"YES, DADDY, I PROMISE"

"YES, DADDY, I PROMISE"

From Chicken Soup for the Father & Daughter Soul

“Yes, Daddy, I Promise”

Retribution is one of the grand principles in the divine administration of human affairs.

John Foster

The security guard grabbed my arm. “Come with me,” he barked, leading me back inside the discount store and into the office. Then he pointed to a lime-green chair. “Sit down!”

I sat. He glared at me. “You can give it to me or I can take it, your choice. What’ll it be?”

As I pulled the package of hair ribbons out of the waistband of my jeans, I could feel the sharp corner of the cardboard cutting into my skin. I handed it to him and pleaded, “You’re not going to call my dad, are you?”

“I’m calling the police. They will call your father.”

My head dropped onto my hands and I sobbed, “No, please! Can’t you just let me go? I can pay you. I have money in my pocket. I’m only fourteen years old. Please, I won’t ever shoplift again!”

“Save your tears, they won’t work on me. I’m sick of you bratty kids stealing, just for the thrill of it.”

I sat, trembling with fear and shame.

The police arrived, and they exchanged muffled words with the guard and the office manager. I overheard one of the policemen say, “I know her father.” I also heard, “Teach her a lesson.”

The policemen walked me to their black-and-white car and opened the back door. I got in, and they drove me through the middle of our small town. I slouched down into the seat so no one could see me as I looked out the window at the evening sky. Then I saw the steeple of my family’s church, and the guilt pierced me like a dagger. I thought, How could I have been so stupid? I’ve broken my father’s heart . . . and God’s.

We arrived at the station, and a round woman with a square face asked me questions until I ran out of answers. She pointed to the door of a large open cell and said, “Sit. Wait.”

I walked in, and my footsteps made an echo that bounced off the bars. The tears started again as I sat down on a hard bench and heard her dial the telephone and say, “I have your daughter in a cell at the police station. No, she’s not hurt. She was caught shoplifting. Can you come and get her? Okay. You’re welcome, good-bye.” She yelled, “Hey kid, your father’s on his way.”

About one hundred years later, I heard his voice say my name. The woman called me up to the desk at three times the necessary volume. I kept my eyes on the floor as I walked toward them. I saw my dad’s shoes, but I didn’t speak to him or look at him. And, thankfully, he didn’t ask me to. He signed some papers and my jailer told us, “You’re free to go.”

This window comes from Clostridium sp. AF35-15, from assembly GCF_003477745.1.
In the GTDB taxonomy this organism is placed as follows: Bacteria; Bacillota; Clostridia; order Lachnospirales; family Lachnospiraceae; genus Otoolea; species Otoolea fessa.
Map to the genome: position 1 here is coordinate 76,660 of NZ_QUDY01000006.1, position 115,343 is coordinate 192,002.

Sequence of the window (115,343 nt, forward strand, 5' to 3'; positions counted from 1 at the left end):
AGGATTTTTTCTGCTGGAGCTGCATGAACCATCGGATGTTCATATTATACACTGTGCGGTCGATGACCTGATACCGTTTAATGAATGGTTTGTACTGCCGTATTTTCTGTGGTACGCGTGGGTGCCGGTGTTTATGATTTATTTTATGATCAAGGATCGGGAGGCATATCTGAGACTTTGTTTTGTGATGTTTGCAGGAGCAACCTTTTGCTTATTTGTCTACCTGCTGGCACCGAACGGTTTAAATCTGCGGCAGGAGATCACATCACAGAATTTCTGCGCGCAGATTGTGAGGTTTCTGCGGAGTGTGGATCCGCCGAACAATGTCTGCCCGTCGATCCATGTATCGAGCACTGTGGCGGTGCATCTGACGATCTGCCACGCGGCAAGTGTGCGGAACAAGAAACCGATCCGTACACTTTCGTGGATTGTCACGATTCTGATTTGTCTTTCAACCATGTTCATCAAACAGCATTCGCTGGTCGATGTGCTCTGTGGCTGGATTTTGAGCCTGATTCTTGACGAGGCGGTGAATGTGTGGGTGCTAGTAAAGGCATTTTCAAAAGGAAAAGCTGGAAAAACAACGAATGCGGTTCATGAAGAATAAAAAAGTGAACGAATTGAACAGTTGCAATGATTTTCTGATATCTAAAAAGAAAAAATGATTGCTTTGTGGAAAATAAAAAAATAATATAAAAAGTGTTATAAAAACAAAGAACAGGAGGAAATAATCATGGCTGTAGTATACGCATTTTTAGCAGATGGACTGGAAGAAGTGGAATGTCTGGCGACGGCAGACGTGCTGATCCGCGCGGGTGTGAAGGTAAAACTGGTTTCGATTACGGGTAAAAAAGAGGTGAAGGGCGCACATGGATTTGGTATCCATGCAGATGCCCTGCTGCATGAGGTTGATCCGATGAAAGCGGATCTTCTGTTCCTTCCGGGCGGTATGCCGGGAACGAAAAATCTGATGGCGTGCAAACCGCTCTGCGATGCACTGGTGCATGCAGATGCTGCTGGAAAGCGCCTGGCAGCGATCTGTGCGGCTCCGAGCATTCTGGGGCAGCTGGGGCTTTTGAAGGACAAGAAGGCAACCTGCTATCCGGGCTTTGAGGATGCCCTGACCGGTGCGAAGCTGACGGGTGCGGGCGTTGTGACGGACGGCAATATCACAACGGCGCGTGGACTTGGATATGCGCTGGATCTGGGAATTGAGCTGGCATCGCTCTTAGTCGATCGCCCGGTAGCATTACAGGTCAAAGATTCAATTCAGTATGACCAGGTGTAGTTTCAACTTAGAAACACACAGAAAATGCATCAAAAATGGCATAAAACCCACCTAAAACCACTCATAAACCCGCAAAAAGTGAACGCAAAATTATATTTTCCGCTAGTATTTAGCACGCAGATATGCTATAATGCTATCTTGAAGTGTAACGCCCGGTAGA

The air was dark and cold as we walked to the car in heavy silence. I got in and closed the door. Dad started the engine and drove out of the parking lot as he looked straight ahead. Then he whispered in a sad and faraway voice, “My daughter . . . a thief.”

I melted into repentant tears. The five-mile drive felt like forever. As we drove into our driveway, I saw my mom’s silhouette at the back door.

More shame came in a tidal wave.

After we entered the house, Dad finally spoke to me. “Let’s go into the living room.” Mom and Dad sat together on the couch, and I sat, alone, in the stiff wingback chair.

Dad ran his fingers through his hair, linked our eyes and asked me, “Why?”

I told him about the first time I stole a tube of lipstick and how I felt equal amounts of thrill and guilt. Then the second time, when I took a teen magazine, the guilt faded as the thrill grew. I told them about the third time, and the fourth and the tenth. Part of me wanted to stop the confession, but it gushed out like an open fire hydrant. I said, “Each time I stole, it got easier—until now. I can see how wrong it was.” Hot tears bit my face as I said, “Please forgive me. I’ll never do it again. Stealing was easy; getting caught is hard.”

Dad said, “Yes, and it’s going to get even harder.” He asked Mom to hand me the notepad and pen that were sitting by the telephone. She walked over and patted my hand as she placed them in my lap. Dad continued, “I want you to make a list of all the places you stole from. Write down what you took and how much it cost. This is your one chance for a full confession and our forgiveness. If you ever steal anything again, I will not defend you or bail you out. We will always love you, but this behavior will stop. Here. Tonight. Correct?”

I looked at his face, which had suddenly aged, and said, “Yes, Daddy, I promise.” As I wrote my list of offenses, Mom warned, “Make sure you haven’t forgotten any; this is your only chance.”

I finished writing. “Here’s the list.” I went to the couch and handed it to him, and I asked, “What are you going to do with it?”

Dad looked at the paper and sighed. He patted the cushion, and I sat down between my parents. “Tomorrow morning, we will go to all the places on your list, and you will ask to speak to the manager. You will tell him that you are a shoplifter. You will tell him what items you stole from his store, apologize, and then repay him. I’ll loan you the money, and you will work all summer to pay me back. Do you understand?”

With my heart slamming and my palms sweating, I nodded.

The next morning, I did exactly as he asked. It was impossibly hard, but I did it. That summer, I repaid my father the money, but I will never be able to repay him for the valuable lesson he taught me. Thanks to his courage, I never stole again.

Nancy C. Anderson

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